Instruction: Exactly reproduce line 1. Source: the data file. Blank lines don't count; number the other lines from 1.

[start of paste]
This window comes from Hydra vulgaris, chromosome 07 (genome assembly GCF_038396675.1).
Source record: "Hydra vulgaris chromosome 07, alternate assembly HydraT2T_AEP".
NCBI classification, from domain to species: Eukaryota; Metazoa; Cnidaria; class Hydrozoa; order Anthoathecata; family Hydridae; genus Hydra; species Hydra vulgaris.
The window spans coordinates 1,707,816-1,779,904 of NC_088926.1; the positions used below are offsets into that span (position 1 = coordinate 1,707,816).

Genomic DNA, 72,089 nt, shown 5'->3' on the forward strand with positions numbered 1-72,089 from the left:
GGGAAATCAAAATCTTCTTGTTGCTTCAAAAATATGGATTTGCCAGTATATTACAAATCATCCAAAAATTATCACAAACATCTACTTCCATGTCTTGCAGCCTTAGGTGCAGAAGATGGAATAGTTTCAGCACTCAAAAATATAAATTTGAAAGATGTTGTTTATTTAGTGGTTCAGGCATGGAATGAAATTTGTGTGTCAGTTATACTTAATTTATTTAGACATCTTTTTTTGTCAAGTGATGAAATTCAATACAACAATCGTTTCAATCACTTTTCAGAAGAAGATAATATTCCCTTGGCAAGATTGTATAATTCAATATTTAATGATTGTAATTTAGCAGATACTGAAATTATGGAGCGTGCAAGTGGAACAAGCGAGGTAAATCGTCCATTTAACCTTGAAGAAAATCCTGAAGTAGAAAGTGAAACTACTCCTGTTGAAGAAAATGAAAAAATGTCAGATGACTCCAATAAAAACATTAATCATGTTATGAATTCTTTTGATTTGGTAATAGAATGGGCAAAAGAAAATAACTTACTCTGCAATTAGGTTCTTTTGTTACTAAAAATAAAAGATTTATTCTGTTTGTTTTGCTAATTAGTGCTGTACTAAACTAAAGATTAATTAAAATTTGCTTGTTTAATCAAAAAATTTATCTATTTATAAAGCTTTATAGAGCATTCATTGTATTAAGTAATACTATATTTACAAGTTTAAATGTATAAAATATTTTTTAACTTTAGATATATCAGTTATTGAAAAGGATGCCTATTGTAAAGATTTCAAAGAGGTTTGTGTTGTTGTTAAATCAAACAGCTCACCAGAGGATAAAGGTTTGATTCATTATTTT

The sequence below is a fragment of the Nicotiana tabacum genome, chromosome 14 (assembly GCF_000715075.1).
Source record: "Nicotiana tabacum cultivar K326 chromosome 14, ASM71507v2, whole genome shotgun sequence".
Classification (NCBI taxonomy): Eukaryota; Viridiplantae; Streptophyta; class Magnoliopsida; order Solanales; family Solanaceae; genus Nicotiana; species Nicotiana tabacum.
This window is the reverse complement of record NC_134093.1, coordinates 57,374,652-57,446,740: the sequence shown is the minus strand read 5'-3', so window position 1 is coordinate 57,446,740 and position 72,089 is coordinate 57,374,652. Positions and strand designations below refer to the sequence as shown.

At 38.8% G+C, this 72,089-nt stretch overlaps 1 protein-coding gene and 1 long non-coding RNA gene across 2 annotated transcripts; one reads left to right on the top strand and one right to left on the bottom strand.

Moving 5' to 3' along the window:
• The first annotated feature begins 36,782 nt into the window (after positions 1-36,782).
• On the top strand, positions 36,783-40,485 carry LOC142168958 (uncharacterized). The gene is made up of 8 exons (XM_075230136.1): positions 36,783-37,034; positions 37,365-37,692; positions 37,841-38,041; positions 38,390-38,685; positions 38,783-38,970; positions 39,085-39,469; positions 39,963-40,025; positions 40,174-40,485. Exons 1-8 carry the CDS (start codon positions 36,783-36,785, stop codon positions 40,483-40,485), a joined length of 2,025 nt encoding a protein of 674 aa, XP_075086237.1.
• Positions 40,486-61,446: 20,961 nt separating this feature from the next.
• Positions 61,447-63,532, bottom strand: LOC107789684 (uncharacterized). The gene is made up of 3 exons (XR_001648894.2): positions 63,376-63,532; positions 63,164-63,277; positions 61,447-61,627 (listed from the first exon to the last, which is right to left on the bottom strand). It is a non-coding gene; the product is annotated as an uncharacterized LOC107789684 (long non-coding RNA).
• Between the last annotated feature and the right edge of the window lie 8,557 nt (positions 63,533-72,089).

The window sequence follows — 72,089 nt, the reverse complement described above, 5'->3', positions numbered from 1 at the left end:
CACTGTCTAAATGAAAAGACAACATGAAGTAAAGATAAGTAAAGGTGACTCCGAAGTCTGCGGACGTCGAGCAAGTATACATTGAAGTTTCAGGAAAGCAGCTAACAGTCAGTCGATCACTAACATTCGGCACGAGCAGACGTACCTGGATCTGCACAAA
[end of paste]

This window comes from Hydra vulgaris, chromosome 07 (genome assembly GCF_038396675.1).